In the business world, everyone is paid in two coins: cash and experience. Take the experience first; the cash will come later.
If you really want to do something, you'll find a way. If you don't, you'll find an excuse.
Sometimes one pays most for the things one gets for nothing.
The fellow who says he'll meet you halfway usually thinks he's standing on the dividing line.
When a man says that he approves something in principal, it means he hasn't the slightest intention of putting it in practice.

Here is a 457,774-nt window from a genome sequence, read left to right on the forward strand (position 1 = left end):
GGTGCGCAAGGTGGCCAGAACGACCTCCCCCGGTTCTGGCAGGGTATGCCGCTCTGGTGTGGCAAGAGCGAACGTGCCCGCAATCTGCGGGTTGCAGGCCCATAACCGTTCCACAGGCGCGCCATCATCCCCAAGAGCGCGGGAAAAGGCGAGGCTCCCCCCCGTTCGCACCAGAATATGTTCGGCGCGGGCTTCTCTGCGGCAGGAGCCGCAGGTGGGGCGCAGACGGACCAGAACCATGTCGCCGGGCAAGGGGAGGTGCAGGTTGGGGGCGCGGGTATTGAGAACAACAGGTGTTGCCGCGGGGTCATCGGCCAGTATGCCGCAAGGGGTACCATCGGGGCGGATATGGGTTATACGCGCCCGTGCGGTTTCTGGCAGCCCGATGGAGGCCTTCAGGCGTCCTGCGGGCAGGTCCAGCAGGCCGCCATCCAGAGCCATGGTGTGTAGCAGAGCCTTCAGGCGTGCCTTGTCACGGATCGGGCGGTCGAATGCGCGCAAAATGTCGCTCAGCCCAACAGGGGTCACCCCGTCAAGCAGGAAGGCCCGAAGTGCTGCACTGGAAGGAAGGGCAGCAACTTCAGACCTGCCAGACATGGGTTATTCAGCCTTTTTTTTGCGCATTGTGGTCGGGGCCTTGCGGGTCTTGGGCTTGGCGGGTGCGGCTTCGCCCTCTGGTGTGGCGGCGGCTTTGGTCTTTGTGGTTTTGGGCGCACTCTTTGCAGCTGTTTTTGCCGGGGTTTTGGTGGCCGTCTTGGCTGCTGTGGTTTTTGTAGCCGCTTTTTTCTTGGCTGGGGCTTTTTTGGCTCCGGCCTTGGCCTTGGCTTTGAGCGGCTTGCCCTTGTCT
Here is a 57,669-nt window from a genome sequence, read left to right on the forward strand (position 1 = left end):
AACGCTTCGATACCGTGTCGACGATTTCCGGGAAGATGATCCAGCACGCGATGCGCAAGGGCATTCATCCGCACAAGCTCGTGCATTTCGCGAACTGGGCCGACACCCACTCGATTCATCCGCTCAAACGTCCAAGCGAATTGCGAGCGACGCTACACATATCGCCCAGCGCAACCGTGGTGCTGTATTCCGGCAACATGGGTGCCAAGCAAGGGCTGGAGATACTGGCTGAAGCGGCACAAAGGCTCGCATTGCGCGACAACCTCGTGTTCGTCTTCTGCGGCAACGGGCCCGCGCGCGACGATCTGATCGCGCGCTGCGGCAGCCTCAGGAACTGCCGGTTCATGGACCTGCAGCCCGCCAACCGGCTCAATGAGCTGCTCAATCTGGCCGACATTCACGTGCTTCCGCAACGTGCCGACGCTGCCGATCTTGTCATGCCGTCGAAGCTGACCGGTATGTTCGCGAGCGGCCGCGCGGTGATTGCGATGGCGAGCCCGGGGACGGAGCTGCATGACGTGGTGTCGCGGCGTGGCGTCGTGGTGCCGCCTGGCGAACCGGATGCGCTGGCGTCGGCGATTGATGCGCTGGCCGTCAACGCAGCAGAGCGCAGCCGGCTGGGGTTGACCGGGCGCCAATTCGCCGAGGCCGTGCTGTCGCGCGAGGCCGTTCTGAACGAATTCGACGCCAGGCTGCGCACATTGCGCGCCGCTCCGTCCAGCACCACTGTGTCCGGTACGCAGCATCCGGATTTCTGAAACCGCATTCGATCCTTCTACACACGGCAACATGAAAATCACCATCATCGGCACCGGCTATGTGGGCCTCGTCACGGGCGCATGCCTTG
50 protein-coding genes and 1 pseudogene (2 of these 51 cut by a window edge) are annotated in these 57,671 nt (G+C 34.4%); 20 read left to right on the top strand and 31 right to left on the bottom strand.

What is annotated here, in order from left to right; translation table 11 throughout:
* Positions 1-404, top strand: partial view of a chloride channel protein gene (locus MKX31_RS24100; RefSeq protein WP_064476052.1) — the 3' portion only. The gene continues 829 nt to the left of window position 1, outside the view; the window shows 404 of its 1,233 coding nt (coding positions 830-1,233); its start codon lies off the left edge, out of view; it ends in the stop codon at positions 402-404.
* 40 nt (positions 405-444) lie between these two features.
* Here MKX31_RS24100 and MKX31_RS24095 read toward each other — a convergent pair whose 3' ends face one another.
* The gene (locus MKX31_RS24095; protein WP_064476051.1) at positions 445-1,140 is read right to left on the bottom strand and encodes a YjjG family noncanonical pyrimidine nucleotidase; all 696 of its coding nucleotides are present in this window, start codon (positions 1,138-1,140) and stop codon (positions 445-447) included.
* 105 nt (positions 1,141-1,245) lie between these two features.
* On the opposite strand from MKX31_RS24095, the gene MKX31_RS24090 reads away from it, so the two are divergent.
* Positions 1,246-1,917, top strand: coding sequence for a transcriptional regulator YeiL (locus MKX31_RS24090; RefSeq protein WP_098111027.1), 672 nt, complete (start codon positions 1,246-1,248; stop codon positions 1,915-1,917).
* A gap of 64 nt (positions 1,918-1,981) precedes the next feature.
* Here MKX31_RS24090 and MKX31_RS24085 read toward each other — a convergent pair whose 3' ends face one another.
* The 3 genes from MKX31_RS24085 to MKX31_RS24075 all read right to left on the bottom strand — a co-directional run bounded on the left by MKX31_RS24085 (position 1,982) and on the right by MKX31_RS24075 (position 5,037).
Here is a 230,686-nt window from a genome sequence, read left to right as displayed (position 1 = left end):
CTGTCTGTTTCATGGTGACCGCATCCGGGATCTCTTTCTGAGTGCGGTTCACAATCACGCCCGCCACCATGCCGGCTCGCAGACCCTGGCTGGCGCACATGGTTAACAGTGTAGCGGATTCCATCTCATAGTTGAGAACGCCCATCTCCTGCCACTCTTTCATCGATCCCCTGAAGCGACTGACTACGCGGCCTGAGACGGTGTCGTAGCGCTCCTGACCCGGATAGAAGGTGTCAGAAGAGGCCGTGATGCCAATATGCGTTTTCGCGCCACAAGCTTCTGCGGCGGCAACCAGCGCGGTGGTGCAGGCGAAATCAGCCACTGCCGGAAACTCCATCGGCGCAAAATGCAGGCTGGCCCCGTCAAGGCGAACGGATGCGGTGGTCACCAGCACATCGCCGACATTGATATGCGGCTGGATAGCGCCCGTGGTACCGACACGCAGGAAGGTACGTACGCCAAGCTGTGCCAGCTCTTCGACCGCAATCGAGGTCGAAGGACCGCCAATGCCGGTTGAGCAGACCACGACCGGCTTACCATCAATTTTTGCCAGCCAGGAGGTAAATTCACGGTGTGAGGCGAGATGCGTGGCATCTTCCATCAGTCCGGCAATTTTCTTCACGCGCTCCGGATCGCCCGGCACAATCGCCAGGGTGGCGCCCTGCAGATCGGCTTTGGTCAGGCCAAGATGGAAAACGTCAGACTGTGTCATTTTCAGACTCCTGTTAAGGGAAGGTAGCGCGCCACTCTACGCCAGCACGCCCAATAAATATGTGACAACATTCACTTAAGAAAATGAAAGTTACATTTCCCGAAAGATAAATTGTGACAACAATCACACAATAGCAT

Never forget the power of silence, that massively disconcerting pause which goes on and on and may at last induce an opponent to babble and backtrack nervously.
If you are planning on doing business with someone again, don't be too tough in the negotiations. If you're going to skin a cat, don't keep it as a house cat.
The most important thing in communication is to hear what isn't being said.
Price is what you pay. Value is what you get.
My father said: ''You must never try to make all the money that's in a deal. Let the other fellow make some money too, because if you have a reputation for always making all the money, you won't have many deals.''
If you don't get what you want, it's a sign either that you did not seriously want it, or that you tried to bargain over the price.
The cost of being wrong is less than the cost of doing nothing.